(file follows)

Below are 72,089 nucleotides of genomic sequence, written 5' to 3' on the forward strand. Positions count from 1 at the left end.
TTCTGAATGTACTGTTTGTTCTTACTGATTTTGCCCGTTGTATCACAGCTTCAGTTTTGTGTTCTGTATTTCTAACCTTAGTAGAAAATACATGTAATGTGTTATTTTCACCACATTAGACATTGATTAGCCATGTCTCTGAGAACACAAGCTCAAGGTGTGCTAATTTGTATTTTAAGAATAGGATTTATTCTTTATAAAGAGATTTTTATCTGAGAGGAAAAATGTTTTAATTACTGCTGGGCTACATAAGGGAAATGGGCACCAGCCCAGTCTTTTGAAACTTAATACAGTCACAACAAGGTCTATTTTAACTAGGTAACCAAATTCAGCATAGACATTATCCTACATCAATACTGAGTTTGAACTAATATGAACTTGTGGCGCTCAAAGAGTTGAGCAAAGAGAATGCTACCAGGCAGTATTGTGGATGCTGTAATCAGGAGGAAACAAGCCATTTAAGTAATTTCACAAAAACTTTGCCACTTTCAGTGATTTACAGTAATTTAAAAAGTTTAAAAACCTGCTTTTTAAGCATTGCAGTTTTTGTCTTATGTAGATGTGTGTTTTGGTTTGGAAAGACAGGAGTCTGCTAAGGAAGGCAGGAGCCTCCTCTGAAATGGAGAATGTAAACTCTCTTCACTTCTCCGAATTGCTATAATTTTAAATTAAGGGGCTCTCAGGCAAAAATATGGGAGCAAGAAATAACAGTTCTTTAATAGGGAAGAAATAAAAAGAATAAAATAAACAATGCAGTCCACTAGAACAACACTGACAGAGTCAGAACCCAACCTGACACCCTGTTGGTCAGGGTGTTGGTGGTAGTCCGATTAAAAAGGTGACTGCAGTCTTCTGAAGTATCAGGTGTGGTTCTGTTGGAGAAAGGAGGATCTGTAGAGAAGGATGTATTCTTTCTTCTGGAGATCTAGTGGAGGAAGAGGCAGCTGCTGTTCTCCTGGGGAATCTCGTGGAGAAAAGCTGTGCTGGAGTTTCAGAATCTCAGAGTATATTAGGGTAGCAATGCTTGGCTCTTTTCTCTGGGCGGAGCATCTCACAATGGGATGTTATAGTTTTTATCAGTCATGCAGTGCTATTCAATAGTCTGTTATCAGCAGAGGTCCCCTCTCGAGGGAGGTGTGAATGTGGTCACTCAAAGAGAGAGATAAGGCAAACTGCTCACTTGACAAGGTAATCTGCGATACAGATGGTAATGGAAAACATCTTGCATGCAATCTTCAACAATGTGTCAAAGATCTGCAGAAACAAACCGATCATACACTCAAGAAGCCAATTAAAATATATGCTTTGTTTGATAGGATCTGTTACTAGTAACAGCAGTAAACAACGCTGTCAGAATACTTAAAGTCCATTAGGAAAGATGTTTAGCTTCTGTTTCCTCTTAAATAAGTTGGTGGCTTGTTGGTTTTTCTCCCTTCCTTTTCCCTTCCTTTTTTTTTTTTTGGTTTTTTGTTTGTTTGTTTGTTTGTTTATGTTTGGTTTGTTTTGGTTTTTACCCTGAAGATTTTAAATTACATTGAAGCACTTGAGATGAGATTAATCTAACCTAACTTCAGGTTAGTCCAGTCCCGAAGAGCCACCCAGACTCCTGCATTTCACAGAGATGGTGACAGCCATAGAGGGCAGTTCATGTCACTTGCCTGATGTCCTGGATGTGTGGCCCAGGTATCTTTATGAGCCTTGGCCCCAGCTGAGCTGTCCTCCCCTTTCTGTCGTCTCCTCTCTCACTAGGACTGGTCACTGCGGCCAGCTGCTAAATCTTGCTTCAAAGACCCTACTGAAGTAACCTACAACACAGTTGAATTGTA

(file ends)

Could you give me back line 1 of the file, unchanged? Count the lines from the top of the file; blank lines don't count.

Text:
Below are 72,089 nucleotides of genomic sequence, written 5' to 3' on the forward strand. Positions count from 1 at the left end.